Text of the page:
Rustic, solar-powered yurt adjacent to Mesa Verde National Park. Stunning scenery and a peaceful, secluded environment. A unique, Colorado "glamping" experience. Enjoy an environmentally-friendly way to visit the Four Corners.
The yurt is a round structure which is open with a high ceiling. There is a futon which folds out into a double bed. Additionally, there is an artisan-crafted sleeping loft with a full-sized memory foam mattress. The loft has a plexi-glass dome above it which allows in natural light and where you can see a gazillion stars at night. A cot and two floor mattresses are available. We can supply clean linens, pillows, and warm blankets for the two double beds or you can use your own sleeping bags.
This is located one mile off the highway. The road is bumpy but small cars can access it in good weather. When it rains it can get muddy and somewhat slick. In this event you may need to park at the bottom of the driveway and walk the remaining 1/2 mile to the yurt. Large vehicles (such as RV's) will not be able to navigate the road because of uneven terrain and sharp turns. Guests can hike around a portion of the property. It is wooded and hilly and there are no defined trails.
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We live nearby and are here to help if you should need anything. Let us know if you have questions about what to do in the area- we can give you some recommendations.
The yurt is located in a peaceful, wilderness area. We often see wild turkeys, deer, rabbits, and grouse. We occasionally hear owls at coyotes at night. There is an outdoor potty. A sunshower (an outdoor camp shower heated by the sun) is available in the summer. There is a small kitchen area with a sink which has potable running water (low pressure). The water is not heated so in order to do dished you'll need to heat it. We have a wood-burning cook stove and a portable two burner gas range. There is also gas BBQ grill outside and a fire pit. There is no refrigerator but we can supply you with a cooler during your stay. Also, it gets chilly at night, even in the summer so bring some extra layers. We provide a battery-operated lantern to help you find your way but you may want to bring your own flashlight or headlamps.
Please clean up after yourselves and be respectful of the natural environment. Keep food and trash in closed containers in the yurt or in your vehicle to deter visits from wildlife.
We will consider a well-behaved dog. There is an additional charge of $10/night. Please contact us in advance and we will send you our pet policy.
Fires in the indoor wood stove and the outdoor fire pit only. The outdoor fire pit fire must be attended at all times. Please keep all wood chopping activity outside of the yurt.
For your safety- do not hang or climb on the sleeping loft- use the ladder. No children on the loft or ladder.
When hiking outdoors watch where you are walking and beware of your surroundings. As a precaution, do not hike alone after dusk. Also, be careful not to trespass onto other private properties or the national park. We will provide you with a map of the grounds outlining where hiking is possible.
No smoking in the yurt. If you smoke outside, distinguish cigarettes entirely and dispose of butts in properly.
The weather and temperatures can change suddenly so be sure to bring clothes which are suitable for the season. In the summer and fall there are hot days, cool evenings, and the occasional rain storm.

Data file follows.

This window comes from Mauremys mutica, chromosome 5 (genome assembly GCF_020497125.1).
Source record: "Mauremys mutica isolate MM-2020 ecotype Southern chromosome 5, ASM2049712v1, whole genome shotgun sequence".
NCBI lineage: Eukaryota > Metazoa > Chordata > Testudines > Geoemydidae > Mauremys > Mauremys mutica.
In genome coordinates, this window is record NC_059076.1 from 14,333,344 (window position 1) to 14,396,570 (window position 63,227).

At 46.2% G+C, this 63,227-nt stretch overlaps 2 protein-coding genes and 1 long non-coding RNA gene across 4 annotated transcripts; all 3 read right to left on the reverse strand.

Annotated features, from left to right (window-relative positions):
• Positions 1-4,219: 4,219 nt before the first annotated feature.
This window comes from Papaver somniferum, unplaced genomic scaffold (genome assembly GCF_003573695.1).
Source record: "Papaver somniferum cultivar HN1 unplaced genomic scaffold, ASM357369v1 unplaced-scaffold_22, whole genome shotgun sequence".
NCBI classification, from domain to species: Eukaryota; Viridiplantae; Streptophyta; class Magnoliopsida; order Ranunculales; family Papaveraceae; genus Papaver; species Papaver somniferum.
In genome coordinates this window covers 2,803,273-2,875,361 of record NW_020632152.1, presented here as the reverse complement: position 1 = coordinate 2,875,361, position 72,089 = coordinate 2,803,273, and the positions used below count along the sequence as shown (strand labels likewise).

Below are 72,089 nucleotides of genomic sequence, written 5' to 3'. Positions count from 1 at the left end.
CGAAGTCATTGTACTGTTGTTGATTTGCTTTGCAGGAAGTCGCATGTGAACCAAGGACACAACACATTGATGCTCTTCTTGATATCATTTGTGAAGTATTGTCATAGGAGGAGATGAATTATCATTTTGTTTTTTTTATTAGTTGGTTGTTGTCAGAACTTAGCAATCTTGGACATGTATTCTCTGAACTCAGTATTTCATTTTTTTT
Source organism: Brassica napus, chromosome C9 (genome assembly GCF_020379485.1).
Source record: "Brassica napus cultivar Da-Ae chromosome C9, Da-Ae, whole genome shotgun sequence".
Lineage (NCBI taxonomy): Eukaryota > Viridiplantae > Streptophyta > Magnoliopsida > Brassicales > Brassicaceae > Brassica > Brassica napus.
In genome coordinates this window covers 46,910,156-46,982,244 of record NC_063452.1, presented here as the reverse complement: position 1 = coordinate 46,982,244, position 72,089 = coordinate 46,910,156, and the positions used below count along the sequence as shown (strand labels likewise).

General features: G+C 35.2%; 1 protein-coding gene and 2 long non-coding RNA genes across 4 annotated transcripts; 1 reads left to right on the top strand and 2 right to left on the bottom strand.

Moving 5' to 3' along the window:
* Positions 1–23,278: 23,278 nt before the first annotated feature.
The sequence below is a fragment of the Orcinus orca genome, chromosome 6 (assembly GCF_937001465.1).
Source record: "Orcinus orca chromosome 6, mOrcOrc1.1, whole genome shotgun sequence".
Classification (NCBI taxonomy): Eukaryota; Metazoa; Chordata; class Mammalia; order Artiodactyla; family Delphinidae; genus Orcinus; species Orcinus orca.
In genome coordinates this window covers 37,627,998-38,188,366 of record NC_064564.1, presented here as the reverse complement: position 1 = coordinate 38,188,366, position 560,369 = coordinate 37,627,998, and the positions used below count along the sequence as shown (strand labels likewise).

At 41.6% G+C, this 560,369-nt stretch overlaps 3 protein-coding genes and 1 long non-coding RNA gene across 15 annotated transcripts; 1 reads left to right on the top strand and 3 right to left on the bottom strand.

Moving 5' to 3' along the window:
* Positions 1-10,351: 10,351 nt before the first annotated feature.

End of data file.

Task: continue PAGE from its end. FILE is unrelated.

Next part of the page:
Additional yurt guests after 2 are $10 each per night. We allow up to 2 vehicles per reservation. Some tent space is available and we charge $10/person per night. This helps cover the resources we provide such as wood, propane, potable water, electricity, etc. If you plan to have a tent, more than 2 small vehicles, or more than 4 guests please call or email for advanced approval.
Park only in allowed areas. No four-wheeling, horses, or OHV's.
My wife and I LOVE to camp. At least, we did. Before we had kids. Before our bones started to ache from sleeping on the ground on our meager inflatable pads. We didn't used to mind waking up at dawn to chirping birds, scampering squirrels, and two inches of frozen sleet weighing down our sagging tent. Most mornings we would ignore our frozen noses, puffy eyes, and damp feet due to the puddle that formed on the tent floor during the stormy night. The beautiful views, the fresh air, and the crackling warmth of a camp fire made up for that. But then, our baby came along. And camping with babies is hard. And so, we decided that the yurt I had so lovingly erected before we got married, the yurt that I had intended to live in during my Thoreau-inspired bachelor days, would be a suitable compromise. It would bring us (and our babies) closer to nature. We could still enjoy spectacular solitude, a crackling campfire, and the night sky replete with millions of stars. Yet, in the comfort of the yurt, we could sleep on a real mattress, have running water whenever we wanted, and turn on lights when it got dark. With our busy lives now, however, we are unable to escape to the yurt as often as we would like. And, we didn't want our Mongolian ger nestled in this little patch of heaven to get lonely. So, we invite you, our next guest, to come experience the beautiful, natural environment of Southwest Colorado -- the place where the Ancestral Puebloans called home a thousand years ago. And, we want to share it with those who, like ourselves, like to be close to nature but also like to have many of the comforts of home.